MINNEAPOLIS -- The experimental hypnotic NG2-73 appears to get people to sleep rapidly and allows them to awaken alert and refreshed, researchers said here.
MINNEAPOLIS, June 15 -- The experimental hypnotic NG2-73 appears to get people to sleep rapidly and allows them to awaken alert and refreshed, researchers said here.
"We saw no residual sedation in these patients and they had no problems with concentration or alertness," Gary Zammit, Ph.D., of Clinilabs, a New York-based research and consulting firm, told attendees at the Associated Professional Sleep Societies meeting.
In the double-blind, placebo-controlled, multi-center randomized trial, Dr Zammit and colleagues tested four doses of the GABA-a receptor agonist-1 mg, 3 mg, 10 mg, and 20 mg-on healthy participants in whom they created transient experimental insomnia.
The 77 placebo patients fell asleep in an average of 30.8 minutes after taking the sham medication, according to polysomnography recording. In a dose-response pattern, the 74 patients taking the 1 mg dose of the active drug fell asleep after 17.8 minutes (P=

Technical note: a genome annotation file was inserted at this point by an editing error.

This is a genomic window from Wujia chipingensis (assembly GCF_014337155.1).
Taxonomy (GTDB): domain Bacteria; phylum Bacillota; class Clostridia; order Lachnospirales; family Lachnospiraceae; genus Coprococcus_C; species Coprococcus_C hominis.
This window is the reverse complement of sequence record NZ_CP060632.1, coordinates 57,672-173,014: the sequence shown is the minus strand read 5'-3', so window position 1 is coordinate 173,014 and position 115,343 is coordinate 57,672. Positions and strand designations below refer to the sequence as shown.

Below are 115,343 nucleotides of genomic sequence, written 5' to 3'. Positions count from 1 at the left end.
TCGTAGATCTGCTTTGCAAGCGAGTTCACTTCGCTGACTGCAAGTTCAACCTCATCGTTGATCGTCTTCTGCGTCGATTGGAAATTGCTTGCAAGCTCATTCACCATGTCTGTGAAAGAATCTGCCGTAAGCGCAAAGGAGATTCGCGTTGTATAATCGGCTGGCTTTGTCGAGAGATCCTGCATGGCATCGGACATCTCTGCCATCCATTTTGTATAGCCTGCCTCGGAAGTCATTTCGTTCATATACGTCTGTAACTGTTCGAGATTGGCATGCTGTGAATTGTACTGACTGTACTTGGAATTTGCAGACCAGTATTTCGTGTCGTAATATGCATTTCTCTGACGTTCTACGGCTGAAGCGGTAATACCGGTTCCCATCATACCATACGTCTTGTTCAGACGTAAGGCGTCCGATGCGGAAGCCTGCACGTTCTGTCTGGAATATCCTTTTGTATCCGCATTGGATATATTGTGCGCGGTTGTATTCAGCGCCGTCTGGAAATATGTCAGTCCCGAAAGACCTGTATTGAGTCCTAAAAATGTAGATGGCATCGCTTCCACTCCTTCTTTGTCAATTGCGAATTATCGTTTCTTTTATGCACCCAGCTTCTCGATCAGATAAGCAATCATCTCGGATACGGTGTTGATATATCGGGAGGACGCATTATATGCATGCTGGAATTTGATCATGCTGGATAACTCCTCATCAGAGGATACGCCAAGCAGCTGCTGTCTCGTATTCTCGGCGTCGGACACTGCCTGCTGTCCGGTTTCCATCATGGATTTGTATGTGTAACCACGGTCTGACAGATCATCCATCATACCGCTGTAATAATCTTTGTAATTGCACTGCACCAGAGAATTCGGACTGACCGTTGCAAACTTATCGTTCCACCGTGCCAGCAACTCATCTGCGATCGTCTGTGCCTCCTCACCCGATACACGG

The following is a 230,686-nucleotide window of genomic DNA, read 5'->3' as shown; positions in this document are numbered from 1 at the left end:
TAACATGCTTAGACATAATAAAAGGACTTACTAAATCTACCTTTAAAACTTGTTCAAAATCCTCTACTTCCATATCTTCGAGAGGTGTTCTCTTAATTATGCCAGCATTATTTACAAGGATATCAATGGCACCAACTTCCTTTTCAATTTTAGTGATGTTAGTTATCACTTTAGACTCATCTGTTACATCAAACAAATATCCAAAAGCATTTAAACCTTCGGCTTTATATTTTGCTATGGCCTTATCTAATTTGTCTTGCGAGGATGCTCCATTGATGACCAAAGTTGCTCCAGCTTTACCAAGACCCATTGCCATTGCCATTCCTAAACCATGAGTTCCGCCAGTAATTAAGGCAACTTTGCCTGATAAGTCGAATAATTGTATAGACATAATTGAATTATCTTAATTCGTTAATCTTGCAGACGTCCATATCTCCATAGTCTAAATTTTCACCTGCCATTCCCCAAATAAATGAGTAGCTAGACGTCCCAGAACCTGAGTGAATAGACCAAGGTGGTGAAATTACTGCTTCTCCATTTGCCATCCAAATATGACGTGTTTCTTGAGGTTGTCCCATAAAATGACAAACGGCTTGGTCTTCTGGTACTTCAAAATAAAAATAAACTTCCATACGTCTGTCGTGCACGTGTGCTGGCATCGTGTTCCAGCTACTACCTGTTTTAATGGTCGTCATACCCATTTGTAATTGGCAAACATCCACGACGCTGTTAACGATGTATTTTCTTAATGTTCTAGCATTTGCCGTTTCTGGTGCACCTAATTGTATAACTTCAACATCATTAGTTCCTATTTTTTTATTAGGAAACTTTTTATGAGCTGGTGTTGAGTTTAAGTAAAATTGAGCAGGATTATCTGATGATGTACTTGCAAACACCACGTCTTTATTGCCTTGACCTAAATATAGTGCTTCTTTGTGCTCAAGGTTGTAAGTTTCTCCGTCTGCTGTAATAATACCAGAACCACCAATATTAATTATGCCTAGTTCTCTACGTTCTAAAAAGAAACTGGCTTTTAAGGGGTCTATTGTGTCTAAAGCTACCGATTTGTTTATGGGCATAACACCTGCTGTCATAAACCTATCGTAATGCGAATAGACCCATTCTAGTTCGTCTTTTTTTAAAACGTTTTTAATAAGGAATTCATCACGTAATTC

Dr. Zammit said the transient experimental insomnia is created in healthy volunteers by putting the subjects into a laboratory environment and advancing their normal sleep times up to four hours.
"Most healthy people, under those circumstances have a hard time getting to sleep once lights go out," he said, noting that the transient insomnia model has been used extensively in tests of hypnotic medications.
NG2-73 is a partial agonist with preference for gamma-amino-butyric acid subtype A (GABA-a) receptors. Current benzodiazepine and some non-benzodiazepine hypnotics indicated for treatment of insomnia are full agonists acting at some or all of the receptors. NG2-73 binds at the alpha3 subunit, which may limit side effects, Dr. Zammit said.
Lynn Aneiro, M.H.S., one of the researchers and director of clinical operations for Neurogen, said the company will likely push for development of NG2-73 in a dose range lower than 10 mg. She said several phase II studies of the drug are underway.
Dr. Zammit said the drug was well tolerated with side effects of sedation, dizziness and somnolence expected. Headache was as common among those getting the active drug as in those getting placebo.
The only serious adverse event occurred to one patient in the treatment group who was involved in a motor vehicle accident nine days after participating in the experiment. Doctors said that the drug was not the cause of the accident.